I have access to the majority of audio software like various versions of Cakewalk etc etc but simply loading some of this then buying a USB guitar interface for Ã‚Â£8.95 sounds too easy to me - it must be more expensive/difficult than that to record & mix my guitar, bass and SR-16 or nobody would sell workstation hardware surely..? What am I missing here guys? Buzz.
Well, buzzy, I suspect the market for DAW stuff isn't what it used to be, for exactly the reason you mention.
You don't even really need a USB interface. We've discussed "guerrilla recording" before, using the mic input direct to the soundcard of the PC, with freeware recording software like Audacity. I haven't tried it, but it apparently works OK as long as you watch the levels closely.
But really, the differences in recording gear come down to features, ease of use, and the ability to work with multiple inputs and multiple tracks.
While you can record with just a USB device, if you're going to be doing quite a bit of work at your PC, you may come to appreciate some of the extra bells and whistles.
I don't do a lot of recording, but I use a Lexicon Alpha USB recording interface. It was about $70 USD when I got it about 4 years ago, so not hugely expensive, but it has a whole lot more flexibility than those USB guitar rigs. And it came bundled with Steinberg Cubase LE 4 plus some Lexicon reverb plug-ins, so all-in-all I thought it was a pretty good deal.
It has two channels, and it will take either an instrument input or a balanced XLR input, so it works seamlessly with guitars, mics, whatever. Each channel has individual level controls, so one can set levels before the signal gets processed. It also has a headphone output with a separate level control, so one can monitor what's happening pre-software, with "no" latency. It has separate monitor outputs, in stereo, so one can run a set of monitors off the unit, separate from one's computer speakers.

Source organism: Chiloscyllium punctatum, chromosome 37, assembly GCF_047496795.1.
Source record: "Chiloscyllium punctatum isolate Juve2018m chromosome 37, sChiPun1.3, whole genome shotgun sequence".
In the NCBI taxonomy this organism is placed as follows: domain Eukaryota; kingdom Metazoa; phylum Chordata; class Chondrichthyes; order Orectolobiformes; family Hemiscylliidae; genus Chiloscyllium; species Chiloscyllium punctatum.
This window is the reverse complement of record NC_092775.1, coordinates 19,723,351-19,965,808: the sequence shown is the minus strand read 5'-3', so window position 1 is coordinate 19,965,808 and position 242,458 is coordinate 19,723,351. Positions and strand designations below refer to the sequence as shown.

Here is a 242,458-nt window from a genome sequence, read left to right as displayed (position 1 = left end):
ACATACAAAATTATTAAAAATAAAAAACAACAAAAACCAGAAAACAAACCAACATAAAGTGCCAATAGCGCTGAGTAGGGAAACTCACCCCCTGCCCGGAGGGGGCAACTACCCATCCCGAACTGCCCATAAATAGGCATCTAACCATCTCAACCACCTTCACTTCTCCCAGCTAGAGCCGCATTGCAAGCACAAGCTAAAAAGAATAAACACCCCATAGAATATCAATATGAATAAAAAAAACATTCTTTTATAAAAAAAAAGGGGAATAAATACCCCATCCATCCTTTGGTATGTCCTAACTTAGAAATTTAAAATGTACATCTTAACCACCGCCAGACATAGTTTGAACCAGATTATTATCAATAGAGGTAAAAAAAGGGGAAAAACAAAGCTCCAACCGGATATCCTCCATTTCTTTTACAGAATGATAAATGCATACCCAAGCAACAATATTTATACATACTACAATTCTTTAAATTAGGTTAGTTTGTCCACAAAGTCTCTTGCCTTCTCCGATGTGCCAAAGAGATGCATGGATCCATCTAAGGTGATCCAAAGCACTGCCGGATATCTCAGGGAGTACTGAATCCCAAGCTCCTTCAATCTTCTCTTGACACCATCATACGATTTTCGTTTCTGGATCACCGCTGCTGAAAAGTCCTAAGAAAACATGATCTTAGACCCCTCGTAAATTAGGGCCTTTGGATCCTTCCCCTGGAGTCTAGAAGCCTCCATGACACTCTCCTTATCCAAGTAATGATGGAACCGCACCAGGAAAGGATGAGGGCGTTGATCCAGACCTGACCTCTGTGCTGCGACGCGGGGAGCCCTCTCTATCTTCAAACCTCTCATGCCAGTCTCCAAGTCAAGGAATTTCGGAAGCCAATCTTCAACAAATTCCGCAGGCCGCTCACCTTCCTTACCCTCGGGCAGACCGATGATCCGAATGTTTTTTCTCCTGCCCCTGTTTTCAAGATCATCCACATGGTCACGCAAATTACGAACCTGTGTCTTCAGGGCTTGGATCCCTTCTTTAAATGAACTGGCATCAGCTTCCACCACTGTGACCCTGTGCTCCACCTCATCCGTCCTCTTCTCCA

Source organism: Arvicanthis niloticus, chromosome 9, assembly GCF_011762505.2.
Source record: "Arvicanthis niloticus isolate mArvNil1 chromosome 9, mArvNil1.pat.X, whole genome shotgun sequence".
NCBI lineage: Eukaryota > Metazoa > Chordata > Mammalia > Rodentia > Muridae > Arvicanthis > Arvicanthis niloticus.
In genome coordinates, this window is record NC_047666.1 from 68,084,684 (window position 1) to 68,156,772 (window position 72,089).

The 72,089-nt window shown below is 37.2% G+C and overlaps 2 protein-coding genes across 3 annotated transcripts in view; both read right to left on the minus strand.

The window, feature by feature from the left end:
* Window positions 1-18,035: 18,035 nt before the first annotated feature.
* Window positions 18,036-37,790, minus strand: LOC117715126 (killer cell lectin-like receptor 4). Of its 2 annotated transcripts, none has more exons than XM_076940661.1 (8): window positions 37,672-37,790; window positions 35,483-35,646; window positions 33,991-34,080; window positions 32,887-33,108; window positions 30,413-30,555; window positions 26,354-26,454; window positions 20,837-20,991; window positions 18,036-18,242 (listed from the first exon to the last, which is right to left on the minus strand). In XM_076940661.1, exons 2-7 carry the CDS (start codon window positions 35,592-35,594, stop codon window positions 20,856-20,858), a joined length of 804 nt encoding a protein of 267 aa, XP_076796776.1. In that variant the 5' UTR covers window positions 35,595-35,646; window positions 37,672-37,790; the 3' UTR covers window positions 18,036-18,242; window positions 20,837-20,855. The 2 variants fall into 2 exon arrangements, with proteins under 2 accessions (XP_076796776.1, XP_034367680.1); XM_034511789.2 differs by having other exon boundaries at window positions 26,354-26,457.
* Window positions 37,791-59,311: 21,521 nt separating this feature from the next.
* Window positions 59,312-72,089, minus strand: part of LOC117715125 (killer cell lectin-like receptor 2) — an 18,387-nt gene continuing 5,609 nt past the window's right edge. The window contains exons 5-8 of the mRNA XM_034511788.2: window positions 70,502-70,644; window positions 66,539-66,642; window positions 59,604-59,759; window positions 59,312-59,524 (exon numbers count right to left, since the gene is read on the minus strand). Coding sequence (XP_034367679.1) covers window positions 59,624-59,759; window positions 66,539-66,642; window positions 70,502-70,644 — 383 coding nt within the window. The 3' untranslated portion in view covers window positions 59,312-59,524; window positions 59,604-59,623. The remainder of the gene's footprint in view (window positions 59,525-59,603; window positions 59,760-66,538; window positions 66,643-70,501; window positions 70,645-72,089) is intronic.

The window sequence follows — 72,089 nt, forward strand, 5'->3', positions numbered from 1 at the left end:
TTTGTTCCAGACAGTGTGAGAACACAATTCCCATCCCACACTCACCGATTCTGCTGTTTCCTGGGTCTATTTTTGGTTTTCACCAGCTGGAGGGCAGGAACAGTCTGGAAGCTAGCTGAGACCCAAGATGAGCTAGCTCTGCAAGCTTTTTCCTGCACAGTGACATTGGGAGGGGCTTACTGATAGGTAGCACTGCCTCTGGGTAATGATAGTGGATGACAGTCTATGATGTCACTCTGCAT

These are all handy features to have, although strictly speaking, they don't make a digital recording sound any better. But I find that, at a minimum, I "need" that headphone out feature, it makes life a lot easier.
And, after struggling to get a decent sound going into the digital end of things, I've come to appreciate the XLR input, as I find myself miking an amp more and more, rather than just plugging in via USB. I've found the digital amp sims and VST plug-ins work best with adding distortion and layering on the effects, but if one wants a clean tone, without the digital "sterility", there's no substitute for miking an amp, IMO.
Again, I'm strictly an amateur. A Pro could probably tell you all the reasons why an expensive DAW is just the thing to have. Mostly, it comes down to how easy it is to manipulate multiple tracks- just recording your guitar is one thing, but recording a whole band is another.
I think, perhaps, the reason most people use an interface, is because the AD/DA conversion results are better. Most built in sound card converters are designed for gaming rather than use with a DAW. Bear in mind that a good DAW can be set to quite a high audio quality (even though you will probably mix down to CD quality levels, in the end).
I often use an effect pedal (switched off) when going direct to the 'puter input, I'm told it gives better level matching for line inputs. But I'm not sure about that.
That said, if you are happy with your results, you're good to go.
As newey posted above, you can record your guitar/amp tone by careful mic use. Also, if you have one, you can use your amp's line out to feed signal to the 'puter. The benefit there is being able to record silently, but you won't get the speaker sound recorded, of course.
Personally, I have a LINK firewire interface into my Peavey mixer (to distribute the sounds) which is connected to my monitor system and 2 computers. So, all my inputs are to the mixer, then through the LINK and off to the computer.
Anyway, have fun recording!!
Plug it in turn it up and play it 'til something breaks!
So you're saying I could plug the emulated line out from my Marshall (or even just the output from my pedal board) into the mic socket of my computer and, if the sound card/chips are up to it, it may allow me to record onto the HDD using something simple like Anvil etc?
This would be great as all I want to do is make backing tracks and for song writing so it's just basic multiple-track mixing down to stereo for burning to a CD. I'm not looking to do much more than level, pan, punch and maybe add a bit of reverb here and there..